A little organization in your meal planning, grocery shopping, and meal prep can not only get dinner on the table, but it can make the process so much more fun!
We all have to eat. There’s really no getting around that fact. So, theoretically, we all do some meal planning. Some just do it better than others. Like they do it a few hours before dinner instead of when they’re in the takeout line of the local burger joint.
Those people in the drive-through are still meal planning, but they are doing it at expense to their wallets or health. I am often one of those people, so don’t feel judged. No judging.
I just know that when I practice meal planning in advance of buying burgers and fries, 9 times out of 10, it ends up being cheaper and better for us. That tenth time?
Well, I’ll have a double-double with raw onions and an order of fries. Thanks.
Meal planning can include take-out and restaurant fare, but should do so when you want it to, not because there are no other options.
Organize Your Meal Planning
As we head into a new week, consider how you can organize your meal planning a little better. Ask yourself these questions:
- Am I meal planning to suit our tastes?
- Am I meal planning to fit our lifestyle?
- Does my meal planning fit our budget?
- Does my meal planning make use of the food we already have at home?
If you answer yes to all those questions, please pass GO and collect $200. If not, then you need to do a little streamlining.
Meal planning to suit your tastes.
There have been seasons in my life when I bought ingredients I thought we should eat instead of foods that we really, really liked. While I think there’s great importance in feeding your family good wholesome food, I also know that we can wear ourselves down if we’re making it just too hard.
Consider focusing on meals you know your family enjoys while adding healthful improvements here and there. Baby steps are always good where diet is concerned.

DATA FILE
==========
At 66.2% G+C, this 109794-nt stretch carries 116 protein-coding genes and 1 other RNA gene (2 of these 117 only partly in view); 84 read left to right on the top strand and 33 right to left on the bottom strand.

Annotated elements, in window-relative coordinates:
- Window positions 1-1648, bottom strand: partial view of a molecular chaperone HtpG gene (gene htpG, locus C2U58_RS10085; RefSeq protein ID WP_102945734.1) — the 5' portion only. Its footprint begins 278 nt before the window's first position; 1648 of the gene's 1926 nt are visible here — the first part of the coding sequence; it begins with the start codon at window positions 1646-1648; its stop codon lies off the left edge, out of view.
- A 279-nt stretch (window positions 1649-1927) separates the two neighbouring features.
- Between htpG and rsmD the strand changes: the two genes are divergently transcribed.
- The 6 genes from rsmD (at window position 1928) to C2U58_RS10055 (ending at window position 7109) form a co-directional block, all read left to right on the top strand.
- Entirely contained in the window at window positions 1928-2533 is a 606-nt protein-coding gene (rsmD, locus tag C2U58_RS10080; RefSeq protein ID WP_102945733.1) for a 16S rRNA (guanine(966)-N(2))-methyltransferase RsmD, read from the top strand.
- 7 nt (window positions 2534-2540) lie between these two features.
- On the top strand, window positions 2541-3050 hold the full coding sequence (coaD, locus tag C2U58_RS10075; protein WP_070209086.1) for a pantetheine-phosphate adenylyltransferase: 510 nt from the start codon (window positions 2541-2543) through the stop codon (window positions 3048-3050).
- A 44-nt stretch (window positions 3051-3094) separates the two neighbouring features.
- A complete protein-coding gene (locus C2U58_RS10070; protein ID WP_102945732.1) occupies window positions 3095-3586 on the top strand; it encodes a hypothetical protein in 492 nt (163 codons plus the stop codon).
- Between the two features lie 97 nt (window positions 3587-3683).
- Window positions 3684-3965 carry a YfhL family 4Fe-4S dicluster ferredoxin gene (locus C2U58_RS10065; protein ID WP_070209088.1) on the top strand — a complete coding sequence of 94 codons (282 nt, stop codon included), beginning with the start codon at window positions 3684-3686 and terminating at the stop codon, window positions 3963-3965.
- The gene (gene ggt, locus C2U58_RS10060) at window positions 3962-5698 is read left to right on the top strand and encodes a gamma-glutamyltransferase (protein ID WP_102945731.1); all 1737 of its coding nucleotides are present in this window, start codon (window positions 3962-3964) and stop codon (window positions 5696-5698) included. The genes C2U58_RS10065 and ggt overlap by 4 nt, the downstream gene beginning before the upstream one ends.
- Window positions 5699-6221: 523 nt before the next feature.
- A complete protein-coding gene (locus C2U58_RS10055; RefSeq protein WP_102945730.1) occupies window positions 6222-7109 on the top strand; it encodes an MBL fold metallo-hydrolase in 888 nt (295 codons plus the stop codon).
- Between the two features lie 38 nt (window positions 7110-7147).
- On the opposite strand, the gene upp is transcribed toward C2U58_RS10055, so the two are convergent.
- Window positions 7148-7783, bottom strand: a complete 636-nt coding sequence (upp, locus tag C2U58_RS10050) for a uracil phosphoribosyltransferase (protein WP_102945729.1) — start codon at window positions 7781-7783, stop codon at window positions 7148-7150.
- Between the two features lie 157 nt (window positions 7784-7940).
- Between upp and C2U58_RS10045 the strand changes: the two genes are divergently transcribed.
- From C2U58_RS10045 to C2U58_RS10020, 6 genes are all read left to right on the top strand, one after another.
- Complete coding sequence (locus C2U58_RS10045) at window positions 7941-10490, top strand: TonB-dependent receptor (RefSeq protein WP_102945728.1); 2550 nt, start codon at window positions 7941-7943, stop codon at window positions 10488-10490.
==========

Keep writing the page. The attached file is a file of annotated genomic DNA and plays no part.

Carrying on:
Meal planning to fit your lifestyle.
I’ve also been guilty of planning very complex meals for nights when I really did not have the time to prepare a really complex meal.
I finally clued in and switched those meals to weekends and left the weeknights free for quick and simple dinners. Not only does my family enjoy those meals more — they are on time, after all — but they also leave me feeling less stressed.
Meal planning to fit the budget.
Nine years ago I decided that we should eat an all-organic diet. Instead of pricing things out and doing some research, I just started throwing things in the cart. While this wasn’t the sole source of our big major debt, it was a contributing factor. We just didn’t have the money to eat that way!
A year later, God sent me a big wake-up call. And while we cut our grocery budget drastically in order to make ends meet and get out of debt, we were still able to work in a few organic products. We still do. Though, I need to choose carefully what I put in the cart. We still want to live on a budget, and so that means grocery shopping accordingly. You can most certainly eat well on a budget.
Meal planning to use what you have.
I clean out the fridge about once a week. Despite my best intentions, I still throw something out each week because it was too far gone. Waste is a huge culprit for increased grocery spending. I’m determined to stop it in its tracks.
Whether you do a Pantry Challenge or simply plan meals based on an inventory, making it a practice to use what you have is a great way to save money and avoid waste.
Once you’ve got a meal plan, get grocery shopping and prepping what you can for the week ahead.
This month’s Month of Meal Plans can help you in this department. With an entire month of meals (main dishes PLUS sides), grocery lists, and prep ahead tips, you get all the organization you need in one tiny storage space.
While the meal plan may not include every grocery item you’ve got in your cupboard, the meals focus on typically frugal staples, so they shouldn’t be too hard to come by.
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